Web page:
Sochi Rides High, on Back of Olympic Win
By Sonya Rinkus
When it was announced on July 4 that Sochi had the winning bid in the 2014 Winter Olympics, some partied, some scraped their jaws off the floor and many rushed with money in hand to invest in Russia’s Southern region. After all, there’s only seven years left to bring a malnourished Soviet resort city up to Olympic standards.
Olympic considerations aside, the Krasnodar region had already been earmarked by the government for development, so that Russia could have its own world-class resort facilities. The Black Sea was a favorite holiday destination of the Soviet elite, due to its astounding natural beauty and relative proximity. However, the area lacks adequate infrastructure for transportation, telecommunications, accommodation and even skiing. In 2006, a federal target program was created to funnel $12 billion into Sochi, regardless of the success of the Olympic bid (although if it failed, the funds were to be reduced to $6 billion). Russia’s largest corporations — Basic Element, Interros, Gazprom — all pledged money to help develop the ski centers, hotels and tourism facilities needed to turn Sochi into the “Russian Riviera.” Billionaire Oleg Deripaska’s purchase of the dilapidated Sochi Airport last November bolstered Russia’s Olympic campaign, as did the personal involvement of President Putin (who owns a summer residence in Sochi). In the end it all added up to Olympic victory, the catalyst to radically transform the Krasnodar region.
All the alpine events of the Winter Games will be held at Roza Khutor, a ski resort currently under construction in the Krasnaya Polyana mountains. Interros head Vladimir Potanin, who recently upped his investment in Roza Khutor from $500 million to $1.5 billion, has hired Roger McCarty, Co-President of Vail Resorts’ Mountain Division, and renowned course designer Bernard Russi to ensure the quality of the slopes. By 2007, nine lifts are expected to be open for winter sports enthusiasts.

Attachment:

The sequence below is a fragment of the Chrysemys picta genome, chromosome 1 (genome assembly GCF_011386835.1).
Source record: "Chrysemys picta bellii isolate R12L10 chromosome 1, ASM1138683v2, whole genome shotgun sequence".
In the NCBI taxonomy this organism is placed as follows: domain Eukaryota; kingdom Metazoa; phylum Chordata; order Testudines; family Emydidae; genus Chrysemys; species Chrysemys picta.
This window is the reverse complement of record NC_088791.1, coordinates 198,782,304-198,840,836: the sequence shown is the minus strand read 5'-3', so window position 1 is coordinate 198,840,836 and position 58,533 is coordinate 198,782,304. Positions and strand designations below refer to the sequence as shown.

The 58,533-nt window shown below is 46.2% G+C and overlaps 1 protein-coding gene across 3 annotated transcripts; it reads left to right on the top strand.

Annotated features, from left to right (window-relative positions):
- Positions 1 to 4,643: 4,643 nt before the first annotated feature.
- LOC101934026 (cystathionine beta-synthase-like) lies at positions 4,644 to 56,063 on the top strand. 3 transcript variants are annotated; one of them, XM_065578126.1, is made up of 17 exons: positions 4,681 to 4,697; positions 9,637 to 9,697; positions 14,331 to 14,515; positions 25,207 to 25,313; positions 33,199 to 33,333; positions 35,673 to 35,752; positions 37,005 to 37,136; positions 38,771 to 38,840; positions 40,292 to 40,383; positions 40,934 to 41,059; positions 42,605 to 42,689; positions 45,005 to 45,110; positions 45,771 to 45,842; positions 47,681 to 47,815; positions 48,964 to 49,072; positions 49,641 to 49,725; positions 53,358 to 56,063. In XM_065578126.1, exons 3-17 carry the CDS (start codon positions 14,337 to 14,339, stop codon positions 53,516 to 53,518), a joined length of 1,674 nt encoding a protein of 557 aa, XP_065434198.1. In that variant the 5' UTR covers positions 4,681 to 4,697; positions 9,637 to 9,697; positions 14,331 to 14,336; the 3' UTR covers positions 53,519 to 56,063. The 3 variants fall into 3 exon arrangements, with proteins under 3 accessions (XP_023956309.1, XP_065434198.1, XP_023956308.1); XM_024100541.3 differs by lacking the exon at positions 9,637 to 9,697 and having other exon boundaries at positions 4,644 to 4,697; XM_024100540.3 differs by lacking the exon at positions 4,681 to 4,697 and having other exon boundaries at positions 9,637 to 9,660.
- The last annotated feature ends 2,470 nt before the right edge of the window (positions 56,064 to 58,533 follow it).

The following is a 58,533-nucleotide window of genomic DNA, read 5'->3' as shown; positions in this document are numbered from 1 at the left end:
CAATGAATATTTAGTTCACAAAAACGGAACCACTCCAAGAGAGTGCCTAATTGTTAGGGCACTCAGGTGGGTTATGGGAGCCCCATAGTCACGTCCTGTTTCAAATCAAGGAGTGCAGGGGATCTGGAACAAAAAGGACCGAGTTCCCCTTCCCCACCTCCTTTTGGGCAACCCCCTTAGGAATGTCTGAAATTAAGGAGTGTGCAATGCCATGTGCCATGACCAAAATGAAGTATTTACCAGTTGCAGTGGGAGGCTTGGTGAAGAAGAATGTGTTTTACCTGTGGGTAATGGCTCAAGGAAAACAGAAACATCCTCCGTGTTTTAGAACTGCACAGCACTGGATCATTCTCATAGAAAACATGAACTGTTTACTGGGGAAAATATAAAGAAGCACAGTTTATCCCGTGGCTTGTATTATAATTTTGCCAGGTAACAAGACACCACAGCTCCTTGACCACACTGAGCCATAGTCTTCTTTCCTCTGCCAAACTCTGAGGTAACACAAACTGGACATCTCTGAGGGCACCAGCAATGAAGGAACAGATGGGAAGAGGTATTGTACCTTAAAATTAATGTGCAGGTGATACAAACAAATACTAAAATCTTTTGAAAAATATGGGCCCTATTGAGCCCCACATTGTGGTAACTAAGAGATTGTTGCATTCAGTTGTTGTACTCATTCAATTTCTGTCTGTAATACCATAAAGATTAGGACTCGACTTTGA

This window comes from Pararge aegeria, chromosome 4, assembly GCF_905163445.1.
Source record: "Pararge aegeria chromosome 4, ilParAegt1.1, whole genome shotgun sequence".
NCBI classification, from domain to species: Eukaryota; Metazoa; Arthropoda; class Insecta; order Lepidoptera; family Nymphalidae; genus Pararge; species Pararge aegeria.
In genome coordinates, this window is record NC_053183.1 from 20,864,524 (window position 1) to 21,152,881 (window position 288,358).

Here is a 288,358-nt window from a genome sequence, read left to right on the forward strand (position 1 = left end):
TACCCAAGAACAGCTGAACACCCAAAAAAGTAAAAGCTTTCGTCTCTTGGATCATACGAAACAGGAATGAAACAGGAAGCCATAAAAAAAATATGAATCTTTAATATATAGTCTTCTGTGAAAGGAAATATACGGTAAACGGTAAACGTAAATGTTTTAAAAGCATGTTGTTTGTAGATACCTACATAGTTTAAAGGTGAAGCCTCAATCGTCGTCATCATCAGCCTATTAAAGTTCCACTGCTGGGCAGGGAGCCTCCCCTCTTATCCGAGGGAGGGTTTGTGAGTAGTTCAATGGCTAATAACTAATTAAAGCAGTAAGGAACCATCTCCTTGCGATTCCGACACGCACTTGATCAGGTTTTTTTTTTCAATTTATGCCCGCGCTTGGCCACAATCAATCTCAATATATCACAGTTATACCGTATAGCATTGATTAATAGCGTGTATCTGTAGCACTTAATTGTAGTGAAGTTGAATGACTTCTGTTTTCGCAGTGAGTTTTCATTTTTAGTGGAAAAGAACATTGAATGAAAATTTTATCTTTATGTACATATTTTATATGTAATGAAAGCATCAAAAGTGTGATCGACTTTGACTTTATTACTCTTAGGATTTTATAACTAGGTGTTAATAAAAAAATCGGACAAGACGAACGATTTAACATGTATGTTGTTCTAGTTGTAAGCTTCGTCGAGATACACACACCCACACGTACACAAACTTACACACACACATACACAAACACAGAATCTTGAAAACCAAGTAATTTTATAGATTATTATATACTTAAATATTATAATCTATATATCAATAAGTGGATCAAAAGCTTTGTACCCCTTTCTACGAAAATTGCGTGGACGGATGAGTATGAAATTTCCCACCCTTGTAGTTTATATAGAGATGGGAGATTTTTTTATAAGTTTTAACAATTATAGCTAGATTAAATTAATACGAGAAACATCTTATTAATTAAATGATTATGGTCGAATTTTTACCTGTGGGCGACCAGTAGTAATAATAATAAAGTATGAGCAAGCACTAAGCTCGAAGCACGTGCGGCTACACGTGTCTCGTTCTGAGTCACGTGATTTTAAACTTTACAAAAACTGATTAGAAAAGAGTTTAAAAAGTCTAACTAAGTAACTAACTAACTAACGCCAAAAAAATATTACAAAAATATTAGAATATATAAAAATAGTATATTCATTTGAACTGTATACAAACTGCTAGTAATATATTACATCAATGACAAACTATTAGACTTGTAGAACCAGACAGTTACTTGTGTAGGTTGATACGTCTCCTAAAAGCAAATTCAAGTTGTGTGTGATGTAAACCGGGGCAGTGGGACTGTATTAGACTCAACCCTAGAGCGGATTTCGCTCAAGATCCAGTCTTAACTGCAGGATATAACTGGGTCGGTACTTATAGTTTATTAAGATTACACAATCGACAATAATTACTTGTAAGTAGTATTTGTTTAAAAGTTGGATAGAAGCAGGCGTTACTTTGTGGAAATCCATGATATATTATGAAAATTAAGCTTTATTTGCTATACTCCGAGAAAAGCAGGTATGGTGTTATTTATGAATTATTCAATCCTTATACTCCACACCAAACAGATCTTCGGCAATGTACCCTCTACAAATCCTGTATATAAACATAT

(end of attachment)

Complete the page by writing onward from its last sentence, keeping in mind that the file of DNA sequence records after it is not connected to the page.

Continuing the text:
Most Russians however, associate Sochi with summers on the coast rather than winters in the mountains. State-of-theart resort complexes, such as the 100,000 square meter Karmelia Health Spa greenlighted for development by Sistema-Hals, will accommodate tourists year-round. “The project will include a 100-meter tower, which will be taller than any existing building in Sochi,” said Sistema-Hals president Felix Yevtushenkov in a press release. French hotel chain Club Med, whose name is synonymous with luxury, is also considering a high-end holiday village in the area.
In addition to recreational facilities development, Sochi will undergo a dramatic overhaul in all sectors of its economy. In its Olympic bid, the Russian government has promised to construct a sea port for cruise ships, to double the capacity of its airport to provide 25,000 more hotel rooms, to improve sewage treatment facilities, to institute a Moscow-Adler railway line and light rails within Sochi, and to invest $1.3 billion in new power generation plants.
Residential real estate is a popular market for speculators without a spare $100 million who still want to join the Sochi rush. In the last five years, property prices grew ten-fold and are expected to increase 15-20% annually in the seven years leading up to the Olympics. Real estate agency Negotsiant reports that residential prices in the most elite parts of Sochi are reaching Moscow levels — $4,350 per square meter in the center. While profits will certainly decrease after 2014, property is still a wise investment, as the transformation of Sochi into a first-class resort destination will last far beyond the Olympics.